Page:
Creative Smallness: Thinking Big About Smaller Spaces

Tamara at KBIS/IBS
It’s January, and we at Myers Constructs are super excited about the year ahead. As we all reflect on the past decades and look to the new year, we are grateful for the many opportunities we have had to work on many really wonderful homes.

Of all the types and sizes of homes we work on, we have found that smaller houses often offer the greatest design and construction challenges. And, as is often the case, these challenges make it all the more rewarding when a project is complete!

I have drawn on these experiences to create universal principles that guide not only our design build/projects but also a new #TamTalk called Creative Smallness: Thinking Big About Smaller Spaces, which I presented this year as one of the Voices From the Industry at next week’s Design and Construction Week. Held at the Orlando Convention Center this year, this event is one of the largest gatherings of the trades in the world, combining KBIS – Kitchen and Bath International Show with IBS – International Builders Show. My presentation focused on some of the whys, whats, and hows for renovating small spaces — and looked at how many homeowners are choosing to downsize or live more simply. I reviewed principles, tools, products, and other resources, and I shared some great examples of successful living spaces that Myers Constructs has designed and built.

Traveling to Design and Construction Week each January offers me the opportunity to keep up to date on the fast-moving technology of the construction business, to exchange knowledge with other experts, and to see the latest and greatest products, designs, and technologies from major manufacturers. Stay tuned over the next few weeks to our website and social media feeds (see feeds at the bottom of our front page), as I post photos of these great products and new technologies.

As a real-life example of Thinking Big About Smaller Spaces, we will begin unveiling an exciting whole-home renovation for a lovely historic Trinity in Center City Philadelphia via our website and social media later this month. The Trinity Project is full of creative wonderfulness developed by utilizing my universal principles. I’m really proud of all the work we did on this historic renovation/rebuild, and I look forward to sharing it with you.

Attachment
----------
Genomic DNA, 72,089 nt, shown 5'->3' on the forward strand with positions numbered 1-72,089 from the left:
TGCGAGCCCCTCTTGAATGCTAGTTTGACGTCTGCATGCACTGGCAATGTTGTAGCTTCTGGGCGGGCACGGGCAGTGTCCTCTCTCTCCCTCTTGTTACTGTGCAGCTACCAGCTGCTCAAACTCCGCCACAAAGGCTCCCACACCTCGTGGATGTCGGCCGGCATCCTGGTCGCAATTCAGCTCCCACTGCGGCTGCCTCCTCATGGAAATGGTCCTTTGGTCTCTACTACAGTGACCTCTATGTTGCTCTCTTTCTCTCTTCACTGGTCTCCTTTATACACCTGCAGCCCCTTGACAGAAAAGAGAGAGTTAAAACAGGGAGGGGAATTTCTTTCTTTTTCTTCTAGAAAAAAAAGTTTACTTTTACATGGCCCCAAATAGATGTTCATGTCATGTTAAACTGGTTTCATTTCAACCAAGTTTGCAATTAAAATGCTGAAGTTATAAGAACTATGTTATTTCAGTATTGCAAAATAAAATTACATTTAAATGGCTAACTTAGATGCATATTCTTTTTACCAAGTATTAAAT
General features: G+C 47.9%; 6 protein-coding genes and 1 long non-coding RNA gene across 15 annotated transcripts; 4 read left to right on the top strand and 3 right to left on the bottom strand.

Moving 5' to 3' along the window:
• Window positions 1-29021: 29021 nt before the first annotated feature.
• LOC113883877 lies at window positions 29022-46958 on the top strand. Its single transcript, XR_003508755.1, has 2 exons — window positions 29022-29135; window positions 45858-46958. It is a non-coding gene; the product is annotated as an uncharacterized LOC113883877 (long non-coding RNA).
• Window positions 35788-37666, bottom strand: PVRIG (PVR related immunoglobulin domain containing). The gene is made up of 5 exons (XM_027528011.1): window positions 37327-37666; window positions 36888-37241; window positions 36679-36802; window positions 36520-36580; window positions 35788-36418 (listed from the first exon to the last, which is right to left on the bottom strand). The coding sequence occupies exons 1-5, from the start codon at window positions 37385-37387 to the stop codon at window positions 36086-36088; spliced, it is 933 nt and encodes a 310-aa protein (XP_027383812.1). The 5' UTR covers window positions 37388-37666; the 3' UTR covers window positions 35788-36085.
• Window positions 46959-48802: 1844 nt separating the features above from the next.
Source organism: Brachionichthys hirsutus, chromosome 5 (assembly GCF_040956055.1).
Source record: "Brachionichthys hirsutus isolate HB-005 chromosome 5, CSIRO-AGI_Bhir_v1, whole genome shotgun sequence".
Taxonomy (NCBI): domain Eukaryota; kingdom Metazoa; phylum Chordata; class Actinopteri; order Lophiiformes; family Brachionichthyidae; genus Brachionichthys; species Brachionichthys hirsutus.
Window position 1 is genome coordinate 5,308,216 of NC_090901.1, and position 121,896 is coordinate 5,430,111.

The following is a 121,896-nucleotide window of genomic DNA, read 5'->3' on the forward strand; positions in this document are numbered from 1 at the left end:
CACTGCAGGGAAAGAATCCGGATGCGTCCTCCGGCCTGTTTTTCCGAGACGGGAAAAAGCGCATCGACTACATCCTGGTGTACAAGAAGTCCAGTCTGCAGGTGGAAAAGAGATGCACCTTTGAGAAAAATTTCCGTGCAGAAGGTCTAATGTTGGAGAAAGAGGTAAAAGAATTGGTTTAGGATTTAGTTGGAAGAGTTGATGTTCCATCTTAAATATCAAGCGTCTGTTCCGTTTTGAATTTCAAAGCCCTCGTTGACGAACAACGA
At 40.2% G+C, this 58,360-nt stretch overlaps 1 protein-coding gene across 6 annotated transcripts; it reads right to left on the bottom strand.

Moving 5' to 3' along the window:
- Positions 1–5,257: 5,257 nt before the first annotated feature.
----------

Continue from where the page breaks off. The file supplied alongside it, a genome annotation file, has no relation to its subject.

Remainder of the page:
What I Learned on My Summer Vacation Across the Pond

This week, I ran across a wonderful Remodelista article featuring an older Danish home restoration that included a stunning thatched roof. It caught my eye because I had just returned from vacationing in Denmark and was lucky enough to spot a few beautiful thatched roofs in my travels there.

There’s nothing like being in a country that is centuries older than ours to notice the choices that are made for older buildings. Denmark has a culture that values building materials that are sustainable and long lasting, and most of the roofs I saw on both old and new homes were in it for the long haul.

Thatched roofs, when maintained, typically have a lifespan of about 70 years — far exceeding the better go-to roofing materials found in the United States. More common and equally as striking home roofing material is the Spanish or barrel tiles, which have a typical life of around 50 years. Usually the flashings fail first, so the tiles can be removed, the flashing and related materials renewed, and then the tile re-installed. These half-circle overlapping tiles create a beautiful textual pattern and work quite well in protecting the building from water. Traditionally, these were made from local materials, often terra cotta, which is why you will see different color roofs in different countries and regions. These days, there are long-life composite versions that include concrete and plastic. And looking to the next generation, Tesla team is bringing to market a new long-life solar roof tile that will include a warranty of the life of the home.

The practice of using sustainable materials is centuries old, and it’s great to visit other countries and cultures to be reminded of the beauty of older buildings and that building well from the beginning will serve the occupants well. Choosing materials and methods to last for generations is the norm — a philosophy that resonates with our company and our clients.

Myers Constructs Q&A: Planning the Perfect Custom Bathroom

planning a custom powder room storage cabinetThis week, Tamara offers her thoughts on planning a bathroom renovation that fits the very personalized needs of every home.

Q: What are the most important considerations for homeowners planning a custom bathroom renovation?

A: “Bathrooms are one of the most personal spaces in any home, and they should be designed as such. Starting at our first meeting, we work with clients to get an understanding of what the visual and aesthetic goals are for the project. We often say that we like to create a blend of what the house says, our clients’ personal taste — which may differ from the style of the house — and our team’s experience and resources.”